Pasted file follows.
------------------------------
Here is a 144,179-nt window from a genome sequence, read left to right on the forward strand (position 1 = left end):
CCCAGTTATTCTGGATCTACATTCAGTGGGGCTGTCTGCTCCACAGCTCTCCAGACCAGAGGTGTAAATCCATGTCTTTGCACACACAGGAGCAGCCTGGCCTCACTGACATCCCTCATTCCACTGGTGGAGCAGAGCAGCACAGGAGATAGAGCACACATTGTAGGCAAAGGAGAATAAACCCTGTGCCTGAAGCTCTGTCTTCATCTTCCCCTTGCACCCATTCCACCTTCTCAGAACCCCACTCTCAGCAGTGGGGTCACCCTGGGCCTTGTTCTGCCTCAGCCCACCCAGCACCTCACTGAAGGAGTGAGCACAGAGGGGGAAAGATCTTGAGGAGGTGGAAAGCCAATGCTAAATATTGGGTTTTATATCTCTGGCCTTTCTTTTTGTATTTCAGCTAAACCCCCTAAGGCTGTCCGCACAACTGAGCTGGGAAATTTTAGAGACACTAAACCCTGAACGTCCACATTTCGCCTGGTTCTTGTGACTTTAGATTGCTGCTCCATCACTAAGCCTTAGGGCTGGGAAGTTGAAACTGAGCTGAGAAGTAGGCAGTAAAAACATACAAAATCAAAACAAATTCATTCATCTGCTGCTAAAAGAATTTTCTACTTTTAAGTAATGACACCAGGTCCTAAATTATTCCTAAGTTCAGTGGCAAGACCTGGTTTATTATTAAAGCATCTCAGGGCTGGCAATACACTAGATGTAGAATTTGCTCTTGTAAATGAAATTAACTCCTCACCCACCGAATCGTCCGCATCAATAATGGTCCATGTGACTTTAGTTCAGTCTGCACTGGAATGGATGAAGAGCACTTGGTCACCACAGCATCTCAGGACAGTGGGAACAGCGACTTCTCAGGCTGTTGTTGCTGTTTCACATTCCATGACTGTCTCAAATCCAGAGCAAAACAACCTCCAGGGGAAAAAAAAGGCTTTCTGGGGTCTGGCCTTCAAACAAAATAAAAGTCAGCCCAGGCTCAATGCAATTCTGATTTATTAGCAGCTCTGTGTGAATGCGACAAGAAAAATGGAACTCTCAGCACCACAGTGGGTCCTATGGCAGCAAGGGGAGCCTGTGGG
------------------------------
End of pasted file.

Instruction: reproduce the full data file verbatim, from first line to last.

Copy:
Here is a 144,179-nt window from a genome sequence, read left to right on the forward strand (position 1 = left end):
CCCAGTTATTCTGGATCTACATTCAGTGGGGCTGTCTGCTCCACAGCTCTCCAGACCAGAGGTGTAAATCCATGTCTTTGCACACACAGGAGCAGCCTGGCCTCACTGACATCCCTCATTCCACTGGTGGAGCAGAGCAGCACAGGAGATAGAGCACACATTGTAGGCAAAGGAGAATAAACCCTGTGCCTGAAGCTCTGTCTTCATCTTCCCCTTGCACCCATTCCACCTTCTCAGAACCCCACTCTCAGCAGTGGGGTCACCCTGGGCCTTGTTCTGCCTCAGCCCACCCAGCACCTCACTGAAGGAGTGAGCACAGAGGGGGAAAGATCTTGAGGAGGTGGAAAGCCAATGCTAAATATTGGGTTTTATATCTCTGGCCTTTCTTTTTGTATTTCAGCTAAACCCCCTAAGGCTGTCCGCACAACTGAGCTGGGAAATTTTAGAGACACTAAACCCTGAACGTCCACATTTCGCCTGGTTCTTGTGACTTTAGATTGCTGCTCCATCACTAAGCCTTAGGGCTGGGAAGTTGAAACTGAGCTGAGAAGTAGGCAGTAAAAACATACAAAATCAAAACAAATTCATTCATCTGCTGCTAAAAGAATTTTCTACTTTTAAGTAATGACACCAGGTCCTAAATTATTCCTAAGTTCAGTGGCAAGACCTGGTTTATTATTAAAGCATCTCAGGGCTGGCAATACACTAGATGTAGAATTTGCTCTTGTAAATGAAATTAACTCCTCACCCACCGAATCGTCCGCATCAATAATGGTCCATGTGACTTTAGTTCAGTCTGCACTGGAATGGATGAAGAGCACTTGGTCACCACAGCATCTCAGGACAGTGGGAACAGCGACTTCTCAGGCTGTTGTTGCTGTTTCACATTCCATGACTGTCTCAAATCCAGAGCAAAACAACCTCCAGGGGAAAAAAAAGGCTTTCTGGGGTCTGGCCTTCAAACAAAATAAAAGTCAGCCCAGGCTCAATGCAATTCTGATTTATTAGCAGCTCTGTGTGAATGCGACAAGAAAAATGGAACTCTCAGCACCACAGTGGGTCCTATGGCAGCAAGGGGAGCCTGTGGG